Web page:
Easy-open can ends are well known in the field of can manufacture—for example, that described and shown in FIGS. 4 & 5 of U.S. Pat. No. 5,413,241 (YEH HSI-SHOU) May 9, 1995. The can end is provided with an end panel provided with a score line defining a prearranged opening area. A tab is secured to the end panel, with the nose of the tab located adjacent the score line. To avoid interference between adjacent can ends during transportation of the can ends themselves, the handle of the tab is located against the outer surface of the end panel. It would remain in this position after attachment of the can end to a can body—as is normal practice for virtually all current easy-open can ends. However, this presents a problem for a consumer wishing to open the can because the consumer must first prise the handle of the tab away from the surface of the end panel in order to lift the tab to rupture the score line. The lack of clearance between the tab handle and the end panel makes this an arduous task, especially for those with weak hands.

WO 03/104092 A (MAEIL DAIRY INDUSTRY CO LTD) Dec. 18, 2003 provides one solution to the above problem of tab access. WO 03/104092A discloses a can end having a collapsible protrusion under the handle of the tab. The collapsible protrusion initially protrudes upward from the can end to define a minimal (or zero) gap between the tab and the protrusion (providing efficient stackability of one can end upon another for storage/transportation purposes), but is deformable downwards from the tab to define a concave finger well under the handle of the tab sufficient for a user to insert their finger (providing finger access under the tab and ease of opening by a consumer).

However, there are several problems with the protrusion shown and described in WO 03/104092A:

    • Firstly, the collapsible protrusion of WO 03/104092A has to occupy a substantial area of the can end in order to define a finger well of sufficient depth to permit a consumer to insert their finger under the tab.
    • Secondly, when containers incorporating the can end of WO 03/104092A are exposed to positive pressure (i.e. where the pressure within the container is greater than that outside), the protrusion can easily revert into its upward state, thereby removing any clearance under the tab and hindering tab access. Positive pressure may arise due to the environment in which containers incorporating the can end are stored, or due to the nature of the product stored within the container. For example, carbonated beverage products provide continual positive pressure. Alternatively, certain food products may expel gases during their storage. Additionally, the heating from retort processing can result in a build-up of positive pressure within the container.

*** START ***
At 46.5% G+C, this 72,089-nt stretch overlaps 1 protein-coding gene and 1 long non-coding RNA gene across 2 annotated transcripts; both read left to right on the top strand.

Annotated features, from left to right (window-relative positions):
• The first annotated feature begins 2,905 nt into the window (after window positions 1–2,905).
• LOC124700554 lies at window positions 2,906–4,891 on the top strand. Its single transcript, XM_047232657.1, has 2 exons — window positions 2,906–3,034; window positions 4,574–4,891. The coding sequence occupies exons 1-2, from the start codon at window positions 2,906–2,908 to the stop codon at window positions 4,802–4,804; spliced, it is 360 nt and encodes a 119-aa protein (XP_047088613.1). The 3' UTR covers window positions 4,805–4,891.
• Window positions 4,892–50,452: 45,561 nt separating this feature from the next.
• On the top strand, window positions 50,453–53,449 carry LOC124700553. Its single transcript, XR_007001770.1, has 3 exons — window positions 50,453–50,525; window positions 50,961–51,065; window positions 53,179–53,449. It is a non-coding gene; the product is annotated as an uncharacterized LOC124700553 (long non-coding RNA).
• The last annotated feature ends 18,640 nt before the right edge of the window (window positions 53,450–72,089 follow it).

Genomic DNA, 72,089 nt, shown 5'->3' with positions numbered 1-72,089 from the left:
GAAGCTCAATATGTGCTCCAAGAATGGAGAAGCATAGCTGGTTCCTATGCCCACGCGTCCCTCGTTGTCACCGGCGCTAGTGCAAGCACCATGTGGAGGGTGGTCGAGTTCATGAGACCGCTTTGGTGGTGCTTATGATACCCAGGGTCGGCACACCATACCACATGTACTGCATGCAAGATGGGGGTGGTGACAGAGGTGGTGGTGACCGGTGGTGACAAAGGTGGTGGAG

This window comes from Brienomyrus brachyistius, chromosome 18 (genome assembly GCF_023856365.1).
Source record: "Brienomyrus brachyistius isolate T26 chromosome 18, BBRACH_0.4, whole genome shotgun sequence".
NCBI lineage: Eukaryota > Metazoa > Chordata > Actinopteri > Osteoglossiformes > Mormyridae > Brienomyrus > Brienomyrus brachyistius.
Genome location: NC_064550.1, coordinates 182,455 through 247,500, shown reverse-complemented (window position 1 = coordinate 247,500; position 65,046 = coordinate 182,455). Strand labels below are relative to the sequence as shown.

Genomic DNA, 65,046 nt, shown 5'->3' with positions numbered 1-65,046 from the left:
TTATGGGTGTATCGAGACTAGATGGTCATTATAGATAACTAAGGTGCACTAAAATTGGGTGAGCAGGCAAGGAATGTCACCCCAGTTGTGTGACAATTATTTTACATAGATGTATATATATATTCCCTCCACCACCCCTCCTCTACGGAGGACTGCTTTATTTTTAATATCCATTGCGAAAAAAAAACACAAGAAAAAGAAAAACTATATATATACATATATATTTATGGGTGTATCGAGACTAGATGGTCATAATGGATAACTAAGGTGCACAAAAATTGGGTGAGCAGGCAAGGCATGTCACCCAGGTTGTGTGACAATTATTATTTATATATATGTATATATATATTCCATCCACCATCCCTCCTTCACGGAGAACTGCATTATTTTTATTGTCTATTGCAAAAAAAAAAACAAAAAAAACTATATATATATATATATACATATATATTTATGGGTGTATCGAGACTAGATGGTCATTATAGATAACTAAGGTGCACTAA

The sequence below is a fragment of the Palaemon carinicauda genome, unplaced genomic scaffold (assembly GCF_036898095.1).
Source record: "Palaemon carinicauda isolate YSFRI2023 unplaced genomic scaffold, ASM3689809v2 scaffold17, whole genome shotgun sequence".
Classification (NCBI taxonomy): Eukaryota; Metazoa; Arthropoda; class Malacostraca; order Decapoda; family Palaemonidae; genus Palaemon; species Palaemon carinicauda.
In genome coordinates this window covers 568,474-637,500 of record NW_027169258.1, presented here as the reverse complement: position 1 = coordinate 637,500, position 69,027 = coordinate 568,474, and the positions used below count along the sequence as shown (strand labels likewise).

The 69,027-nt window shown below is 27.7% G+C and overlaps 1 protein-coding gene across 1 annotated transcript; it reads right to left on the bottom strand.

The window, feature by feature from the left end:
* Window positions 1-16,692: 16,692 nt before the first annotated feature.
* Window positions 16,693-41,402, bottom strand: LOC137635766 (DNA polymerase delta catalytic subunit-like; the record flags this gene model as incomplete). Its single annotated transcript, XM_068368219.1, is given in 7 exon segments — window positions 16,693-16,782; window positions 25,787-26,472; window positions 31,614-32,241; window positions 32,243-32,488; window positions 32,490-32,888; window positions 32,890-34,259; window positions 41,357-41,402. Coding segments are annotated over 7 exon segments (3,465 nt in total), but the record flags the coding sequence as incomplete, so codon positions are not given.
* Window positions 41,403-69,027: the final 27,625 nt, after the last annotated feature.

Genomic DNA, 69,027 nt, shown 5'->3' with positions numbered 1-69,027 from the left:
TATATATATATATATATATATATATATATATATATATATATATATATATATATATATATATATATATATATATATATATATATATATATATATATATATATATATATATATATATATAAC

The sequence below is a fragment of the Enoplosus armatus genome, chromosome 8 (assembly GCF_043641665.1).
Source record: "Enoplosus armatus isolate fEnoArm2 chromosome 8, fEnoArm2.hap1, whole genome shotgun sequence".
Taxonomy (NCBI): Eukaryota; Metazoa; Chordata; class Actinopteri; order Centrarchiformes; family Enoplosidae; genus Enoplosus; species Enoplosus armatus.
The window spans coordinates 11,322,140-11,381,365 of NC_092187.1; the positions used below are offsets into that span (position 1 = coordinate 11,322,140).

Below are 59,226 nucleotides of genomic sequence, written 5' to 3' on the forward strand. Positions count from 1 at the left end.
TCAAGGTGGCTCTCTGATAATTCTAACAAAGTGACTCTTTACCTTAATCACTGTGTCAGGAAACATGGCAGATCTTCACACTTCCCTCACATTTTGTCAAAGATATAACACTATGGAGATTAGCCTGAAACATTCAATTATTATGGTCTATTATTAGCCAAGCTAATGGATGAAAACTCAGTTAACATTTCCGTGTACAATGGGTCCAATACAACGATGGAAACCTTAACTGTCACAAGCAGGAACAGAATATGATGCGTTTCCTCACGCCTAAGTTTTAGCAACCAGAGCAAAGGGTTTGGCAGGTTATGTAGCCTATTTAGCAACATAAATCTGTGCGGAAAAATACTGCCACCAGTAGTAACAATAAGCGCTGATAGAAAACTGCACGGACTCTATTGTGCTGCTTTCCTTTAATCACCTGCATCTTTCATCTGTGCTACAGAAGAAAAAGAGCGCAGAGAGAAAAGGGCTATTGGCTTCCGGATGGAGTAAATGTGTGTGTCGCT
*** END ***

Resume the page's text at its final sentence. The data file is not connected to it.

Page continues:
• Thirdly, the protrusion of WO 03/104092A is a non-planar surface, which can present a difficult surface on which to print logos, images or instructions.

There is therefore a need to have an improved can end which:

  • i. maximises the area of the can end suitable for printing;
  • ii. is easily stackable for efficient storage/transportation, without risk of the can end becoming trapped between the tab and end panel of an adjacent can end;
  • iii. is also able to provide and retain tab access to enable a consumer to easily lift the tab (even when subject to positive pressure during use on a container).

DISCLOSURE OF INVENTION

Accordingly, there is provided an easily openable can end comprising an end panel, a score line formed in the end panel to define a prearranged opening area, a tab, the tab having a handle, tab securing means for securing the tab to the end panel,

characterised in that: